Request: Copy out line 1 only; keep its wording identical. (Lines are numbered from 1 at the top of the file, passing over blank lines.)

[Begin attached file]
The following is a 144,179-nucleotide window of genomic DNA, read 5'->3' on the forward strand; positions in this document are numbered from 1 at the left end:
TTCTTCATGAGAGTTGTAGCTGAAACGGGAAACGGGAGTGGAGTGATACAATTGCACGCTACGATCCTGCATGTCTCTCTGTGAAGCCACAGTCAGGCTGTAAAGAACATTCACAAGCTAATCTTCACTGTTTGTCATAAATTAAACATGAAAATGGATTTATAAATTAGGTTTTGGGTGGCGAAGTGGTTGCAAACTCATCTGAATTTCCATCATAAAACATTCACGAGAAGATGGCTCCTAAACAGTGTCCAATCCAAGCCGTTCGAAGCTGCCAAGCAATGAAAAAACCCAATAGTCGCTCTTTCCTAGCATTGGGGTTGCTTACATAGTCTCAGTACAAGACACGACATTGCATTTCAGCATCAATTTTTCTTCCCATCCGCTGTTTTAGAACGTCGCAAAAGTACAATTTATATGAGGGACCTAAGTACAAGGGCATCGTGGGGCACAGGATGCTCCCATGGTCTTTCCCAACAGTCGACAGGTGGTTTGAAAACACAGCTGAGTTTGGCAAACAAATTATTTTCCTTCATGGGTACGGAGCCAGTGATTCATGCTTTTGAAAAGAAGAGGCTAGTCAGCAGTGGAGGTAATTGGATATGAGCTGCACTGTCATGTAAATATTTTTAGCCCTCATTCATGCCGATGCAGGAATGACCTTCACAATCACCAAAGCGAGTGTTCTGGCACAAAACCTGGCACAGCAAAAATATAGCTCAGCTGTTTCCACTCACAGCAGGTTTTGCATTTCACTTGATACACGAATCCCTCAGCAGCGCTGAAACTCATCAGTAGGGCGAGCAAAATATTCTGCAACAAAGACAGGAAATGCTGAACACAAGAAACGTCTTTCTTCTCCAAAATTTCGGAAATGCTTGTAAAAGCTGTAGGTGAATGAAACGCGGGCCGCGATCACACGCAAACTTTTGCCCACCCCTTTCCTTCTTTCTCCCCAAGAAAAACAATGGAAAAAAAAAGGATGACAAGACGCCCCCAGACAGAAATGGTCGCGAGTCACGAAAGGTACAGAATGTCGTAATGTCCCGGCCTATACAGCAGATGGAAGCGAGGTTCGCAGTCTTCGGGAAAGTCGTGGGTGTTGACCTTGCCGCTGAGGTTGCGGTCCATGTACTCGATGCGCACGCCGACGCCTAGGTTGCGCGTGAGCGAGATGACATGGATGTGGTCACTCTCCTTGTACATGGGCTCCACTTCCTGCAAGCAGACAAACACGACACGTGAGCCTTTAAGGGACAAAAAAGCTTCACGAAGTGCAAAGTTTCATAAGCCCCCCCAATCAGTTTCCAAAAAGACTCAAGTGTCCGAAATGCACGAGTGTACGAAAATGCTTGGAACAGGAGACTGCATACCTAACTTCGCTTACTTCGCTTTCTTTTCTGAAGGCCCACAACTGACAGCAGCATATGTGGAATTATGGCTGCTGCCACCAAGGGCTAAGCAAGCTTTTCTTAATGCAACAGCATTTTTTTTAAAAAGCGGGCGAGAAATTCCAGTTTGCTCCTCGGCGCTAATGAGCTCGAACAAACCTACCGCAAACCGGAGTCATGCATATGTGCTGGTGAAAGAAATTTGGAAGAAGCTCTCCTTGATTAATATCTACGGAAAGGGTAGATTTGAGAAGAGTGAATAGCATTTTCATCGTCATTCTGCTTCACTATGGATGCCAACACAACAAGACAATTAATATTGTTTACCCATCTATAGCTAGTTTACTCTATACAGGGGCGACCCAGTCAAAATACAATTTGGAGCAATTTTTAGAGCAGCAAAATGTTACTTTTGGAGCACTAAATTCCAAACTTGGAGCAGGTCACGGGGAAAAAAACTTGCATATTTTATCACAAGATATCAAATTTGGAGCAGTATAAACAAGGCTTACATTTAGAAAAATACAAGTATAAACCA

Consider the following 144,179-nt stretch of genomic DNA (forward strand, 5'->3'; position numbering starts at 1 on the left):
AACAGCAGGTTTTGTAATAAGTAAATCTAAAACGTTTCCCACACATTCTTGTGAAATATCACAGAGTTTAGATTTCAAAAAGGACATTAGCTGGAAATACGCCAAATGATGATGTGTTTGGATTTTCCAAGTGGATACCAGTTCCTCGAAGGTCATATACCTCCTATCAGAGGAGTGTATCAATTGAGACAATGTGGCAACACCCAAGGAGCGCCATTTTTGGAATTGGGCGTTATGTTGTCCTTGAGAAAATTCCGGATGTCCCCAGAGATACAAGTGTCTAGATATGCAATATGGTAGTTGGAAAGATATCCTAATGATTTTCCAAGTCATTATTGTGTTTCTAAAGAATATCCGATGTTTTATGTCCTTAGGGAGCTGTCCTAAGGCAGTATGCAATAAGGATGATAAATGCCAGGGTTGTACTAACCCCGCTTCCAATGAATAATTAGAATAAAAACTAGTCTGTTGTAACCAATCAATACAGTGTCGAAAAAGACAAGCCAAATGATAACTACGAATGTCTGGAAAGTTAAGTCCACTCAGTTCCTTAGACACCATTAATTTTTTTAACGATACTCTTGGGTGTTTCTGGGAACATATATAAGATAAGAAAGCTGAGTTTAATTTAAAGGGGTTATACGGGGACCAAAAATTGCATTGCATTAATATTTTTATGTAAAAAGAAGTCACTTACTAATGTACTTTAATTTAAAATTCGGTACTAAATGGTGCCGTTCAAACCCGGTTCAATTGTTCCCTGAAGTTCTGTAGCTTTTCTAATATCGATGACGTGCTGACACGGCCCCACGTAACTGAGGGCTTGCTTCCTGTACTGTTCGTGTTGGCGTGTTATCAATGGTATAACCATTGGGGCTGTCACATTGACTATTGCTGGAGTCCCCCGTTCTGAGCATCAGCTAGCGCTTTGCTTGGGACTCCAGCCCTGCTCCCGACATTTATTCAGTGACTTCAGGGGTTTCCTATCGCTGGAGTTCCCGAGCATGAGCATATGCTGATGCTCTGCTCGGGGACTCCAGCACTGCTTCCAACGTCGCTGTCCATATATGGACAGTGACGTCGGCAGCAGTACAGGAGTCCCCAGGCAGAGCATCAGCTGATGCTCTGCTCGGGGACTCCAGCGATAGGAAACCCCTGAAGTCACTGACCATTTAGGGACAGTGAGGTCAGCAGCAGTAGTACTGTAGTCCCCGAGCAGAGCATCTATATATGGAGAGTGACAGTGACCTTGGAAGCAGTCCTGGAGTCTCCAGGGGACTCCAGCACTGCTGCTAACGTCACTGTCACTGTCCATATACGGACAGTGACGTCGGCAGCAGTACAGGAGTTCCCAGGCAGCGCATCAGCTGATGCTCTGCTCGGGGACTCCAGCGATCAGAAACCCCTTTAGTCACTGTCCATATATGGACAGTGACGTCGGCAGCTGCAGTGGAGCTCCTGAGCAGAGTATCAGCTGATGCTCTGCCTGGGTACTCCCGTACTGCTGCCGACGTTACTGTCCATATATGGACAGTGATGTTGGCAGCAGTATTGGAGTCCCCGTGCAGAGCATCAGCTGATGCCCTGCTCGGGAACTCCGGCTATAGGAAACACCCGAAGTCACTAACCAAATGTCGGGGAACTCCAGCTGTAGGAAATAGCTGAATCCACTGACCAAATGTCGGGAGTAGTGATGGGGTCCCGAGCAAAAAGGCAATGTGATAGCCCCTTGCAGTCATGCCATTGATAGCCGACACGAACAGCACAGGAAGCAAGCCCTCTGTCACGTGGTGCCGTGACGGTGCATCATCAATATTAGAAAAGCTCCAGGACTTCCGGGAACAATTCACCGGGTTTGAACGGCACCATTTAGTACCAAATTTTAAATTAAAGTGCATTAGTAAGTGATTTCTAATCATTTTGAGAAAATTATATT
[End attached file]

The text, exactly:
The following is a 144,179-nucleotide window of genomic DNA, read 5'->3' on the forward strand; positions in this document are numbered from 1 at the left end: